Health sector reform in Argentina: a cautionary tale

Peter Lloyd-Sherlock*

*Corresponding author for this work

Research output: Contribution to journalArticlepeer-review

47 Citations (Scopus)

Abstract

In November 2002 the World Bank published a report on the Argentine health sector. The report accurately portrays the complexity and severity of the problems facing the health care system. It stresses that these problems are not purely a product of the country's economic collapse, noting that the system has suffered from long-standing structural problems and inefficiencies. Curiously, the report makes no mention of the leading role played by the World Bank in health reform efforts during the 1990s. This paper demonstrates that these reforms did much to worsen pre-existing weaknesses of the sector. The paper criticises the content of the reform agenda and the manner in which it was produced, arguing that these were reforms in which considerations of public health were less significant than conformity to the wider model of neo-liberal social and economic development prevailing at the time. It also highlights problems of implementing the reform agenda, which reduced the coherency of the reforms. The paper goes on to examine the impact of the crisis, noting links with the preceding reforms. It identifies a number of insights and lessons of potential value to other countries which are pursuing similar policies.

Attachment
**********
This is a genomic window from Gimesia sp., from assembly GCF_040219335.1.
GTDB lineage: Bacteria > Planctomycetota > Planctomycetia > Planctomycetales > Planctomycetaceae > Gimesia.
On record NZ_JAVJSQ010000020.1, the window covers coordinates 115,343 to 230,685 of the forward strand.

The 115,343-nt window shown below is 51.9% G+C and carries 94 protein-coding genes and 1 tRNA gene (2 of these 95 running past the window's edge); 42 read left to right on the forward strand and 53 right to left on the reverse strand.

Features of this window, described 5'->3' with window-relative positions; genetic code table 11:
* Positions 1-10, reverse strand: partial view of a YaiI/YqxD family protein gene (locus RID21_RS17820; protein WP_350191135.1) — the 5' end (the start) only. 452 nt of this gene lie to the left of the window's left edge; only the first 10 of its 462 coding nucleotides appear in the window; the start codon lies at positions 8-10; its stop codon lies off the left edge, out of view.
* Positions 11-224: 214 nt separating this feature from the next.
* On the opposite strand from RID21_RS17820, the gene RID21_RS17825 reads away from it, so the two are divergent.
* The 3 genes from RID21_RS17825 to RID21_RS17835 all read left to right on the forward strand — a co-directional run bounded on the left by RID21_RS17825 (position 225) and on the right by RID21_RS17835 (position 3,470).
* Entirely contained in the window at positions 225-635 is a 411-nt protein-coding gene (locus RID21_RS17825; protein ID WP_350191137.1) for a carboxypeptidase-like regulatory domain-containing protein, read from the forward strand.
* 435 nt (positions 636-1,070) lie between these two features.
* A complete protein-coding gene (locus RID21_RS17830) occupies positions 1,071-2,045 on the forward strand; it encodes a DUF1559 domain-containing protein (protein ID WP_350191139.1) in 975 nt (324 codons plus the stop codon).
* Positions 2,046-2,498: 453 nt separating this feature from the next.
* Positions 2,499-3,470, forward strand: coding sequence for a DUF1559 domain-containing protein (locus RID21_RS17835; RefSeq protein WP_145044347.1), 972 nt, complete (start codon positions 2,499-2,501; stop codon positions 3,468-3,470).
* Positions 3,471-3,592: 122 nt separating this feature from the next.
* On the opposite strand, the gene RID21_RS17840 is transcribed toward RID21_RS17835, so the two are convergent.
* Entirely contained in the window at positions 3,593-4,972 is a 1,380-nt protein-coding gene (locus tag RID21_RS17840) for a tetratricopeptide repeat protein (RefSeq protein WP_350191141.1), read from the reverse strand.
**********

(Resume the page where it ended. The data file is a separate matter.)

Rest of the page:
Original languageEnglish
Pages (from-to)1893-1903
Number of pages11
JournalSocial Science and Medicine
Volume60
Issue number8
Early online date10 Nov 2004
DOIs
Publication statusPublished - 1 Apr 2005
Externally publishedYes

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